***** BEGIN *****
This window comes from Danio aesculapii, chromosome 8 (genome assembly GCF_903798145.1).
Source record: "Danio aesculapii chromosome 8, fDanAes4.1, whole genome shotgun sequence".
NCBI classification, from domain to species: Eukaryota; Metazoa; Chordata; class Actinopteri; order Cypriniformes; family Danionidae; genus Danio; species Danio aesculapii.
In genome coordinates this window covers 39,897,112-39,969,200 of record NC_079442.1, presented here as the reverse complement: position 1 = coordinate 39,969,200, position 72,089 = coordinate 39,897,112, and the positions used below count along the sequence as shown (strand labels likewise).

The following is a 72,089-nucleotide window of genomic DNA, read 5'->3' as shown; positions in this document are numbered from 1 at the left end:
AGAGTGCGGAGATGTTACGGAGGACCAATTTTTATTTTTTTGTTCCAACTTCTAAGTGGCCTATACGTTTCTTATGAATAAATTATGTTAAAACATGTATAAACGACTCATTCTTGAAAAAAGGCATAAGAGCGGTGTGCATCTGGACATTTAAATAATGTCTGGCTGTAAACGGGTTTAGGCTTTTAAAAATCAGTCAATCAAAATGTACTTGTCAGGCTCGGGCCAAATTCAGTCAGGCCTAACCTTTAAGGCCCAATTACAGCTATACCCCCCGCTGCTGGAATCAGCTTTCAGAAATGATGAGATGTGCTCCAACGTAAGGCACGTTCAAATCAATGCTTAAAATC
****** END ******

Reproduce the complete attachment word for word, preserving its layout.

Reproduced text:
This window comes from Danio aesculapii, chromosome 8 (genome assembly GCF_903798145.1).
Source record: "Danio aesculapii chromosome 8, fDanAes4.1, whole genome shotgun sequence".
NCBI classification, from domain to species: Eukaryota; Metazoa; Chordata; class Actinopteri; order Cypriniformes; family Danionidae; genus Danio; species Danio aesculapii.
In genome coordinates this window covers 39,897,112-39,969,200 of record NC_079442.1, presented here as the reverse complement: position 1 = coordinate 39,969,200, position 72,089 = coordinate 39,897,112, and the positions used below count along the sequence as shown (strand labels likewise).

The following is a 72,089-nucleotide window of genomic DNA, read 5'->3' as shown; positions in this document are numbered from 1 at the left end:
AGAGTGCGGAGATGTTACGGAGGACCAATTTTTATTTTTTTGTTCCAACTTCTAAGTGGCCTATACGTTTCTTATGAATAAATTATGTTAAAACATGTATAAACGACTCATTCTTGAAAAAAGGCATAAGAGCGGTGTGCATCTGGACATTTAAATAATGTCTGGCTGTAAACGGGTTTAGGCTTTTAAAAATCAGTCAATCAAAATGTACTTGTCAGGCTCGGGCCAAATTCAGTCAGGCCTAACCTTTAAGGCCCAATTACAGCTATACCCCCCGCTGCTGGAATCAGCTTTCAGAAATGATGAGATGTGCTCCAACGTAAGGCACGTTCAAATCAATGCTTAAAATC